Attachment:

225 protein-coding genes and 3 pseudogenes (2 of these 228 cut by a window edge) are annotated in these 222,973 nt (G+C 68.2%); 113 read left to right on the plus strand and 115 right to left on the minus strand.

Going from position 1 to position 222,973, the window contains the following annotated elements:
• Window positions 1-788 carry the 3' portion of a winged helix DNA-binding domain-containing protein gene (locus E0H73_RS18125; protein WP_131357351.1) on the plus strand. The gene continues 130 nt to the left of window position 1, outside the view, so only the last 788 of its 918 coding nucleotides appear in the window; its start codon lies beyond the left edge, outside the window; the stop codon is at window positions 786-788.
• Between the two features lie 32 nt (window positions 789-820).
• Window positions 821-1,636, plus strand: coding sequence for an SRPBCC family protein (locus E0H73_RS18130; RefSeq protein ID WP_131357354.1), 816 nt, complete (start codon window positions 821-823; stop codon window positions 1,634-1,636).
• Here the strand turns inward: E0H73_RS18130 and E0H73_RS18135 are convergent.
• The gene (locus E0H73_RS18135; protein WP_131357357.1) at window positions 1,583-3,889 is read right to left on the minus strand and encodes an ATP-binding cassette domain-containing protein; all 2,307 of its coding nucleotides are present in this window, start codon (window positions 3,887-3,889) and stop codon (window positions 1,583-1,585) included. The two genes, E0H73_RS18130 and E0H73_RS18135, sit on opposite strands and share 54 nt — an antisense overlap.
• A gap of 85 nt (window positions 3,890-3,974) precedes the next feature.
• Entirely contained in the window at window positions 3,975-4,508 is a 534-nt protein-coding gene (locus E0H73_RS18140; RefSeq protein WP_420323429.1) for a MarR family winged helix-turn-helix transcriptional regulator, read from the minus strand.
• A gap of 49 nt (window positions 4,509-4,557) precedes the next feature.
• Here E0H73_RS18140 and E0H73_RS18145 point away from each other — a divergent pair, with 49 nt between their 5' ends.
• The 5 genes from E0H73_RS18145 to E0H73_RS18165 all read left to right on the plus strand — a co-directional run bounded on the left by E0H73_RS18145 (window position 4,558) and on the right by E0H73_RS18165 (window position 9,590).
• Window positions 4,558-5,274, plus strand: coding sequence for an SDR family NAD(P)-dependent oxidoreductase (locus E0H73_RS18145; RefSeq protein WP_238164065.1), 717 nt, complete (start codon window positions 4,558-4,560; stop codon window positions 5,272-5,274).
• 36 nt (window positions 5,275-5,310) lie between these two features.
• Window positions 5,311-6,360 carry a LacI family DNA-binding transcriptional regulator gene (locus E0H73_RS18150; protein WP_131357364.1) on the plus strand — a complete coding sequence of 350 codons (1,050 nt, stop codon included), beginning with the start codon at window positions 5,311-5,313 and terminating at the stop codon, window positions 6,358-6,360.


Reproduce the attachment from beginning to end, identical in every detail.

225 protein-coding genes and 3 pseudogenes (2 of these 228 cut by a window edge) are annotated in these 222,973 nt (G+C 68.2%); 113 read left to right on the plus strand and 115 right to left on the minus strand.

Going from position 1 to position 222,973, the window contains the following annotated elements:
• Window positions 1-788 carry the 3' portion of a winged helix DNA-binding domain-containing protein gene (locus E0H73_RS18125; protein WP_131357351.1) on the plus strand. The gene continues 130 nt to the left of window position 1, outside the view, so only the last 788 of its 918 coding nucleotides appear in the window; its start codon lies beyond the left edge, outside the window; the stop codon is at window positions 786-788.
• Between the two features lie 32 nt (window positions 789-820).
• Window positions 821-1,636, plus strand: coding sequence for an SRPBCC family protein (locus E0H73_RS18130; RefSeq protein ID WP_131357354.1), 816 nt, complete (start codon window positions 821-823; stop codon window positions 1,634-1,636).
• Here the strand turns inward: E0H73_RS18130 and E0H73_RS18135 are convergent.
• The gene (locus E0H73_RS18135; protein WP_131357357.1) at window positions 1,583-3,889 is read right to left on the minus strand and encodes an ATP-binding cassette domain-containing protein; all 2,307 of its coding nucleotides are present in this window, start codon (window positions 3,887-3,889) and stop codon (window positions 1,583-1,585) included. The two genes, E0H73_RS18130 and E0H73_RS18135, sit on opposite strands and share 54 nt — an antisense overlap.
• A gap of 85 nt (window positions 3,890-3,974) precedes the next feature.
• Entirely contained in the window at window positions 3,975-4,508 is a 534-nt protein-coding gene (locus E0H73_RS18140; RefSeq protein WP_420323429.1) for a MarR family winged helix-turn-helix transcriptional regulator, read from the minus strand.
• A gap of 49 nt (window positions 4,509-4,557) precedes the next feature.
• Here E0H73_RS18140 and E0H73_RS18145 point away from each other — a divergent pair, with 49 nt between their 5' ends.
• The 5 genes from E0H73_RS18145 to E0H73_RS18165 all read left to right on the plus strand — a co-directional run bounded on the left by E0H73_RS18145 (window position 4,558) and on the right by E0H73_RS18165 (window position 9,590).
• Window positions 4,558-5,274, plus strand: coding sequence for an SDR family NAD(P)-dependent oxidoreductase (locus E0H73_RS18145; RefSeq protein WP_238164065.1), 717 nt, complete (start codon window positions 4,558-4,560; stop codon window positions 5,272-5,274).
• 36 nt (window positions 5,275-5,310) lie between these two features.
• Window positions 5,311-6,360 carry a LacI family DNA-binding transcriptional regulator gene (locus E0H73_RS18150; protein WP_131357364.1) on the plus strand — a complete coding sequence of 350 codons (1,050 nt, stop codon included), beginning with the start codon at window positions 5,311-5,313 and terminating at the stop codon, window positions 6,358-6,360.